Extension

Fourteen PSM Faculty members and eight academic specialists have extension assignments, ranging from 5% to 88% of their appointment. Additional faculty (including fixed term) and staff have extension activities that are part of their research program, yet do not have a formal extension appointment. PSM provides programming in fruit, vegetable, nursery, landscape and ornamental, turf and field crops pathology, manure and nutrient management, soil resources and biology, cropping and forage systems, turf management, and weed management. Faculty, specialists and staff serve farmers, farm advisors, farm supply industries, Extension Educators, professional turf managers and homeowners. The extension program is active in diverse areas including cropping systems, land use, waste management, turf management, soil fertility, soil management, weed science, and plant pathology. Programs include field, county, and regional meetings, demonstration trials, and electronic communication that serve Michigan growers, Extension Educators, and consultants. Much of the applied research that has been accomplished at MSU has been completed by Extension Specialists. Information generated by our research is pertinent to other states and areas throughout the world that have comparable climatic conditions and cropping systems. Faculty work with commodity groups, growers, urban clientele, consultants, government agencies, and other researchers and extension specialists to solve problems. Plant pathologists work closely with the Interdisciplinary Diagnostic Clinic to assist in providing diagnoses and recommendations. PSM Extension programs are increasingly based on grant and contract objectives that include extension components. Thus, funding from industry sources, Project GREEEN, and state/federal agencies often support salaries and operations for PSM’s Extension programs. In addition, our Extension Faculty collaborate with Extension Educators around the state to develop programs that focus on current topics and align with MSU Extension’s plan of work.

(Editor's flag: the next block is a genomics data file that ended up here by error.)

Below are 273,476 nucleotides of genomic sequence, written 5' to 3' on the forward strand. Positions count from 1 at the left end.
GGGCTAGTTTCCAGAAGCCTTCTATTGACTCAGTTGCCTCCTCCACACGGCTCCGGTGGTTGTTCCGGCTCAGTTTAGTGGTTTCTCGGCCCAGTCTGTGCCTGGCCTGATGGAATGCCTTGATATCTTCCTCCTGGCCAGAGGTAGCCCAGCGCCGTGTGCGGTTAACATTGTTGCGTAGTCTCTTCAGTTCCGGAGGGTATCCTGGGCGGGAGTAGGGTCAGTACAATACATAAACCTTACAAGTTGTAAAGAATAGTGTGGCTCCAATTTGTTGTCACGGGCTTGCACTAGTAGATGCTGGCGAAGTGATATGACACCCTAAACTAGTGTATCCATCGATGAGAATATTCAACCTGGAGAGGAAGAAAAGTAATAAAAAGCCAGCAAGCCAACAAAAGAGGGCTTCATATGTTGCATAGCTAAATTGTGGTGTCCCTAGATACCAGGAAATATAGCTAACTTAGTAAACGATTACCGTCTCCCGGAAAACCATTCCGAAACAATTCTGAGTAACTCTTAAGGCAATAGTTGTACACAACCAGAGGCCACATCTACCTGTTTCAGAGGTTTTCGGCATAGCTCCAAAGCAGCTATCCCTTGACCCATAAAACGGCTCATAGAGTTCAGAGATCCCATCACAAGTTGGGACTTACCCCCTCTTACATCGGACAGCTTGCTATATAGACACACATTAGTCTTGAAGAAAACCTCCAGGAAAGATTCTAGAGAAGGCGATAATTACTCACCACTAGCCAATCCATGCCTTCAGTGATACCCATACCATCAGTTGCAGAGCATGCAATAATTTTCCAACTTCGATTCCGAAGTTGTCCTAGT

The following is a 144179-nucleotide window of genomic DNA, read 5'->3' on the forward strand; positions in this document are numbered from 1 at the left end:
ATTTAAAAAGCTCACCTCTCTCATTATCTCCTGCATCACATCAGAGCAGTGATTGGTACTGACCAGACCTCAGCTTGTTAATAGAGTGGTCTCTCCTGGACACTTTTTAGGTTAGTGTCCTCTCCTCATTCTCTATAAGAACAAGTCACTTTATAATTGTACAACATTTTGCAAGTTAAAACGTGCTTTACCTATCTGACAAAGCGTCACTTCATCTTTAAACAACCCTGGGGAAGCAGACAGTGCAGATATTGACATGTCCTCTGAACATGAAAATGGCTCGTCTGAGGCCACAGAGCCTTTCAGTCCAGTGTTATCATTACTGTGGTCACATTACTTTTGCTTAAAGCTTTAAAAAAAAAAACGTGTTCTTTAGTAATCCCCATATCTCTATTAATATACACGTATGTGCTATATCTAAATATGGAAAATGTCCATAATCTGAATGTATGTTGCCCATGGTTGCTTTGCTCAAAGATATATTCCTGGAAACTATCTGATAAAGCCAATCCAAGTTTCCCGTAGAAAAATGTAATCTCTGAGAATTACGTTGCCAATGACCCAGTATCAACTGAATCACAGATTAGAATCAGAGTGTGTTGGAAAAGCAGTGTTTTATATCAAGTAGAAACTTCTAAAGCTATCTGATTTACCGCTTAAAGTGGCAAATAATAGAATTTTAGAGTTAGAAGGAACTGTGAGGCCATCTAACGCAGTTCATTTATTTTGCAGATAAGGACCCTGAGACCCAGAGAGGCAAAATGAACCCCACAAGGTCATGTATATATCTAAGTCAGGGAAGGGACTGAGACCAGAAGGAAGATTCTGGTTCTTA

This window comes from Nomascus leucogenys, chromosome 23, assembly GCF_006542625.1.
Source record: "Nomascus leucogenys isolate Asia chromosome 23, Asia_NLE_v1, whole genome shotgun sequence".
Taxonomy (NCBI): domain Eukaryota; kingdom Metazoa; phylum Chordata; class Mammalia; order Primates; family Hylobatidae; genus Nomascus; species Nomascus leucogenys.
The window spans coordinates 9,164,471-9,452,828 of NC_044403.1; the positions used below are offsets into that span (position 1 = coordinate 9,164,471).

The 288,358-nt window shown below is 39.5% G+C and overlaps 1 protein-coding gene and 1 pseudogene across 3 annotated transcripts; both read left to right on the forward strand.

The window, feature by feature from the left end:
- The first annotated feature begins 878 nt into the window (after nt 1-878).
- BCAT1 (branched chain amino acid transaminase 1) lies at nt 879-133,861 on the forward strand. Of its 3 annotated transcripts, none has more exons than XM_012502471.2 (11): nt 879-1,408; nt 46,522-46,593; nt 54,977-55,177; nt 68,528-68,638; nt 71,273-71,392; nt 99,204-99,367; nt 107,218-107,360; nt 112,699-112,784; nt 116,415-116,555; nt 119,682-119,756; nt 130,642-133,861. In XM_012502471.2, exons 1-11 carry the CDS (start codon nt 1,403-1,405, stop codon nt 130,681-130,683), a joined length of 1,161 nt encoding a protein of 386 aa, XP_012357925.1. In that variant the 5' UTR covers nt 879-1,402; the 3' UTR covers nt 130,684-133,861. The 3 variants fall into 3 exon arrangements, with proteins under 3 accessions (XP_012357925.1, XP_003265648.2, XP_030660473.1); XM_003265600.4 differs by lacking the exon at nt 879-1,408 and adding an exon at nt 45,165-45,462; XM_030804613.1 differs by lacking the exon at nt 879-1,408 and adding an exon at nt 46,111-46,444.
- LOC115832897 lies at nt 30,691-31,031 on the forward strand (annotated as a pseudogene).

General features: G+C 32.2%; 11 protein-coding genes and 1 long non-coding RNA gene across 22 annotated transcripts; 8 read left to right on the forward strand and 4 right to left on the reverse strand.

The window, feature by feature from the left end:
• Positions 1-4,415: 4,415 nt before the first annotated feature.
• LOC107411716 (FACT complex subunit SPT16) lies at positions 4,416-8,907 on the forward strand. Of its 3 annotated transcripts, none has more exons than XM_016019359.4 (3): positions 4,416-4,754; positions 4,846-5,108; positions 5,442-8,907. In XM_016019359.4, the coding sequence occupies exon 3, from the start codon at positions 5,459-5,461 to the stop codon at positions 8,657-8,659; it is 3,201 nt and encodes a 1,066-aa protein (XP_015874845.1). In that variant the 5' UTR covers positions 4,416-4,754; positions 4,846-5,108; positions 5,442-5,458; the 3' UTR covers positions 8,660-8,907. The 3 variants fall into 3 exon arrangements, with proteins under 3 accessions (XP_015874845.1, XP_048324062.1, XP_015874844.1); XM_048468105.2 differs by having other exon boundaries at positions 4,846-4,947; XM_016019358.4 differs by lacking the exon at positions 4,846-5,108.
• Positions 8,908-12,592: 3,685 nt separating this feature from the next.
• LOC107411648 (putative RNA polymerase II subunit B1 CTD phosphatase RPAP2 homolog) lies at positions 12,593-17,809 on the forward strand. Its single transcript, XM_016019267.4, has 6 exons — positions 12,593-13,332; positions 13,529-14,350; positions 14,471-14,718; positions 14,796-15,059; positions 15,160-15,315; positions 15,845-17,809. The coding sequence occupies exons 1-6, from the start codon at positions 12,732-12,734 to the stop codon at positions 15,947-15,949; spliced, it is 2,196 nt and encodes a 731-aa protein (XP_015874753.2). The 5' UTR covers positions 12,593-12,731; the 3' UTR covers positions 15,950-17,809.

Training graduate students and postdoctoral scientists is an important role for our Extension Specialists. Science professionals with experience in applied field research and extension are needed as future employees to support a strong agricultural economy in Michigan and throughout the U.S. Due to the nature of the Extension Specialist’s role and their connection to industry, their students are well trained and in high demand for jobs in academia, regulatory agencies, and industry. Undergraduate education is also provided by many Extension Specialists though many do not have formal teaching appointments.

Diagnostic Services was established in 1999 as a multi-disciplinary plant health and pest diagnostic facility. Diagnosticians specializing in plant pathology, entomology, nematology, and weed science work as a team to diagnose plant health and pest-related problems and provide recommendations. Samples are received from growers, homeowners, nursery and landscape professionals, agribusiness specialists, pest control personnel, county extension and campus specialists, and regulatory agencies. Extension specialists interact with Diagnostic Services to provide input on samples and recommendations. Some commodity groups (e.g., soybean and wheat) pay sample fees for their growers. In total, the services provided by Diagnostic Services benefits growers by facilitating crop exports and protection against invasive species, information that is provided in a timely manner. The Soil and Plant Nutrient Lab has a mutually beneficial relationship with Extension. Soil testing provides Extension with an opportunity to build relationships with farmers and homeowners. Fertility recommendations offered through this lab are developed in collaboration with Extension Specialists. 

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